AUSTRIA'S NUCLEAR SAFETY
IAEA - An International Atomic Energy Agency (IAEA) team of experts said Austria is committed to strengthening its national legal and regulatory framework for nuclear and radiation safety. The team also made recommendations for further enhancements, including a reorganization and harmonization of the functions of the federal authorities involved in regulatory control.
The Integrated Regulatory Review Service (IRRS) team concluded a nine-day mission to assess the regulatory safety framework in Austria. The mission was conducted at the request of the Government of Austria. The team of senior nuclear and radiation safety experts met with representatives of the Federal Ministry of Sustainability and Tourism (BMNT), the Federal Ministry of Education, Science and Research (BMBWF) and the Federal Ministry of Labour, Social Affairs, Health and Consumer Protection (BMASGK).
IRRS missions are designed to strengthen the effectiveness of the national nuclear regulatory infrastructure, using IAEA safety standards and international good practices, while recognizing the responsibility of each country to ensure nuclear and radiation safety.
The IRRS team observed that the BMNT, BMBWF and BMASGK counterparts were committed to providing regulatory oversight of all facilities and activities under their jurisdictions. The team also noted the need to harmonize the federal regulatory framework with European Union legislation and international safety standards.
"Austria has demonstrated its commitment to nuclear and radiation safety by inviting, for the first time, an international peer review for its regulatory oversight of radiological and nuclear facilities and activities," said team leader Mika Markkanen, Principal Adviser, Regulation Practices Regulation at the Finnish Radiation and Nuclear Safety Authority (STUK). "We are confident that Austria will tackle the tasks before it, including the overall revision of the legal framework and the implementation of the government's plan to restructure the regulatory framework."
Austria uses radiation sources in medical and industrial applications, as well as in science and research, including at a research reactor in Vienna.
"We are thankful for this important, independent review of our regulatory framework," said Andreas Molin, host country Liaison Officer. "I am convinced that the recommendations and suggestions made by the mission will assist us in modernizing our regulatory infrastructure in line with IAEA safety standards."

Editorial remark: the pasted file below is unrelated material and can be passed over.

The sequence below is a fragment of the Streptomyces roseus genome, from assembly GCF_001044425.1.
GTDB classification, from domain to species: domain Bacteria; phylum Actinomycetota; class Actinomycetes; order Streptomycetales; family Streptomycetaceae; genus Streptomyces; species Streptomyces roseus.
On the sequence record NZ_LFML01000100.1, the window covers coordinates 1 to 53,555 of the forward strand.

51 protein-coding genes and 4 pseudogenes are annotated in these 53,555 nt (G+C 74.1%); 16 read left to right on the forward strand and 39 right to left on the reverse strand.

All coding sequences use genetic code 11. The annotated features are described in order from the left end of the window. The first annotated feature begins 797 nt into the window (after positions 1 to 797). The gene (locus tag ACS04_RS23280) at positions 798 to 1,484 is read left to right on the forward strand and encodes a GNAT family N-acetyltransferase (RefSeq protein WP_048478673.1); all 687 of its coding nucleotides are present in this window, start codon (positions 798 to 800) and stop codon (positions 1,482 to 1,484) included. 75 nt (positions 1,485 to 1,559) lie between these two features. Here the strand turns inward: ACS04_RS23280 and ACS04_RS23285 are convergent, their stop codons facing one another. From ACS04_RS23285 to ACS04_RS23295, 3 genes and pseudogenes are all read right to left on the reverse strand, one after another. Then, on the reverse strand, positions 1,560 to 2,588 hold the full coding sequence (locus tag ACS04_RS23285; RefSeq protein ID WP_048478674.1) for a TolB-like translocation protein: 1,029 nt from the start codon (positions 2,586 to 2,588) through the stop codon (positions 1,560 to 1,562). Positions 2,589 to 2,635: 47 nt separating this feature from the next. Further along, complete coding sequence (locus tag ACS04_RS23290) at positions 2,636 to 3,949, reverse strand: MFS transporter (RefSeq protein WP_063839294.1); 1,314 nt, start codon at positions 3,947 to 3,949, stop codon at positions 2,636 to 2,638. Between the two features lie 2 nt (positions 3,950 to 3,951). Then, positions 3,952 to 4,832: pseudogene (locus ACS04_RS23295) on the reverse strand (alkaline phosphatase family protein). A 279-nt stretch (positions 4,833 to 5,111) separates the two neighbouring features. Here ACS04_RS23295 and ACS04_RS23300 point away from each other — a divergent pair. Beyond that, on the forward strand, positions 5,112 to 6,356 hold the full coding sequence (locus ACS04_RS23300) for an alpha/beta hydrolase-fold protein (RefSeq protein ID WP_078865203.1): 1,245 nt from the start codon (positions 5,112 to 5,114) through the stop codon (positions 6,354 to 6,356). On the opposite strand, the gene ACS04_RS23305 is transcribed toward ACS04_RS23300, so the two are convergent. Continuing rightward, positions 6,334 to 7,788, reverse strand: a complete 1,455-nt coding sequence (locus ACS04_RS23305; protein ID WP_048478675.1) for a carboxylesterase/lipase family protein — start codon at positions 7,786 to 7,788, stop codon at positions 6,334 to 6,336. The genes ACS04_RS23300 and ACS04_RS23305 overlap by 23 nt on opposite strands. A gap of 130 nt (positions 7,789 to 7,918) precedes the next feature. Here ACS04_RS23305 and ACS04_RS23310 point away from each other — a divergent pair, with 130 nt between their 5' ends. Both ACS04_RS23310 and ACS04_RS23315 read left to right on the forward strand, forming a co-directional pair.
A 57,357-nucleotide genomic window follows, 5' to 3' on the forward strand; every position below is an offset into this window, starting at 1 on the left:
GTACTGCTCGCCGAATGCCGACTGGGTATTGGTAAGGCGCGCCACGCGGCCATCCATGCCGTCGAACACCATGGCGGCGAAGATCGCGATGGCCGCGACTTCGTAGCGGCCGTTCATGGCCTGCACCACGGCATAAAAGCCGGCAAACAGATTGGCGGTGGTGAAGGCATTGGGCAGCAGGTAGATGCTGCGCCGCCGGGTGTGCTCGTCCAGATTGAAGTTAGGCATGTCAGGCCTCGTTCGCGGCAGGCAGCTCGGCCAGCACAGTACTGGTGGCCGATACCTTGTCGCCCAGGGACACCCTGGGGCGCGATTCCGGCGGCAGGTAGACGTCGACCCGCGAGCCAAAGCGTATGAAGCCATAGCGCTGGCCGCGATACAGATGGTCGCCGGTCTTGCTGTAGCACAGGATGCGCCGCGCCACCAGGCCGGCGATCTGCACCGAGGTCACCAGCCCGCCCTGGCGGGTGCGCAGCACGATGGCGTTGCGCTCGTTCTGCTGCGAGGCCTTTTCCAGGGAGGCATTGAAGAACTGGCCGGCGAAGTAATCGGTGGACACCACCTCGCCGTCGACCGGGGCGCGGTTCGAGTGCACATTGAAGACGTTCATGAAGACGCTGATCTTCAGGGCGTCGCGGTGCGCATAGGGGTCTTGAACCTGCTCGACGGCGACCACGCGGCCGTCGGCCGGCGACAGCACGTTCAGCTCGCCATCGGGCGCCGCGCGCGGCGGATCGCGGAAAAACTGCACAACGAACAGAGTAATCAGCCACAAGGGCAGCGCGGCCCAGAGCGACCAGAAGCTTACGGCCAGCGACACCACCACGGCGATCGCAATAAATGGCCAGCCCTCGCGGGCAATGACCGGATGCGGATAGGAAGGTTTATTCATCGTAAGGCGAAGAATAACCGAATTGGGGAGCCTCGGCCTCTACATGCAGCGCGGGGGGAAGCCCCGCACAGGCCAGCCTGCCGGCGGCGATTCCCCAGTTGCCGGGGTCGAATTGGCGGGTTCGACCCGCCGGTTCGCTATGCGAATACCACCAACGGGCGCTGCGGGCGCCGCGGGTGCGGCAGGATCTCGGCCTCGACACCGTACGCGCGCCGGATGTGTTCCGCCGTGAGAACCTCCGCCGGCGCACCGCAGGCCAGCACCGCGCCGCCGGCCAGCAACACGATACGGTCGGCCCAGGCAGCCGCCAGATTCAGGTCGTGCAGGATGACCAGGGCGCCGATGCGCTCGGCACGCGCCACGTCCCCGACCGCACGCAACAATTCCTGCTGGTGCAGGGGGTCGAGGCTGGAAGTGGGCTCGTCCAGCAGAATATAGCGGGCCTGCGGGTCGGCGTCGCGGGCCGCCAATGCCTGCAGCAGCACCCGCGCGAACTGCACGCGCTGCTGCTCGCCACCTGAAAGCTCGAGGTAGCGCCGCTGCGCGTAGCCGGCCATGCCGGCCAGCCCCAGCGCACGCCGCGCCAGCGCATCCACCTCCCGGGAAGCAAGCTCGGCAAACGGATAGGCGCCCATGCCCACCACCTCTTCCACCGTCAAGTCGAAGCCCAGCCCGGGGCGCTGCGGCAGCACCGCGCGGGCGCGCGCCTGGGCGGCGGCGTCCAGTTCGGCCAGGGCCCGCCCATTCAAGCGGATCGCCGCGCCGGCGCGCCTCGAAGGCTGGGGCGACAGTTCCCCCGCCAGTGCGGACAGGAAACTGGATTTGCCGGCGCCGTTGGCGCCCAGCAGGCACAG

The IRRS mission was a limited scope mission as it did not cover all civilian radiation source facilities and activities regulated in Austria. It focused on the country's research reactor and the radiation sources regulated at the federal level.
The 13-member IRRS team comprised senior regulatory experts from Australia, the Czech Republic, Egypt, Finland, India, Portugal, Romania, Slovenia and Sweden as well as four IAEA staff members.
The IRRS team visited the TRIGA Mark II Research Reactor and the Kaiser Franz Joseph Hospital, which has a radiotherapy facility, both in Vienna. The team also observed regulatory inspection activities and held discussions with personnel and management of licensees.
"By hosting the mission and demonstrating its dedication to a responsible approach to nuclear and radiation safety, Austria set an example for other countries," said Juan Carlos Lentijo, IAEA Deputy Director General and head of the Department of Nuclear Safety and Security. "This is particularly useful considering that many countries are in the process of setting up or strengthening their regulatory framework in line with the IAEA safety standards."
The team provided recommendations and suggestions, including:
The Government should consider reorganizing the fragmented system of several federal regulatory authorities into a simpler structure that would allow for more effective use of available resources.
The Government should review the federal regulatory framework to avoid any potential conflict of interest and to ensure appropriate independence in the discharge of safety-related regulatory functions.
The regulatory body should consider further harmonizing regulatory practices among all authorities involved in regulatory control.
The regulatory body should further develop and implement its Integrated Management System to fully meet IAEA safety standards.
The final mission report will be provided to the Government in about three months. The Government plans to make the report public.
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